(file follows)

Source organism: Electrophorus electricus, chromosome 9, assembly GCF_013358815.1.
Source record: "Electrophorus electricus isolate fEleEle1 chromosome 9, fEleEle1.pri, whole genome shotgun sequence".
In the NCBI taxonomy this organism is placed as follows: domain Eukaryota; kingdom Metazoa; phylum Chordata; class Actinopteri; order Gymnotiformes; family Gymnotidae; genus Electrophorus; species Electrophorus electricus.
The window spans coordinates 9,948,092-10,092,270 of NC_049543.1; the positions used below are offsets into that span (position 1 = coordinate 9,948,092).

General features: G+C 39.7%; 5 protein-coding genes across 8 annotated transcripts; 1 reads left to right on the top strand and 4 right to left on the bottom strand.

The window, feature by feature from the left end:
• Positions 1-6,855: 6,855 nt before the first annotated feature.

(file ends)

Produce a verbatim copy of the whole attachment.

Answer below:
Source organism: Electrophorus electricus, chromosome 9, assembly GCF_013358815.1.
Source record: "Electrophorus electricus isolate fEleEle1 chromosome 9, fEleEle1.pri, whole genome shotgun sequence".
In the NCBI taxonomy this organism is placed as follows: domain Eukaryota; kingdom Metazoa; phylum Chordata; class Actinopteri; order Gymnotiformes; family Gymnotidae; genus Electrophorus; species Electrophorus electricus.
The window spans coordinates 9,948,092-10,092,270 of NC_049543.1; the positions used below are offsets into that span (position 1 = coordinate 9,948,092).

General features: G+C 39.7%; 5 protein-coding genes across 8 annotated transcripts; 1 reads left to right on the top strand and 4 right to left on the bottom strand.

The window, feature by feature from the left end:
• Positions 1-6,855: 6,855 nt before the first annotated feature.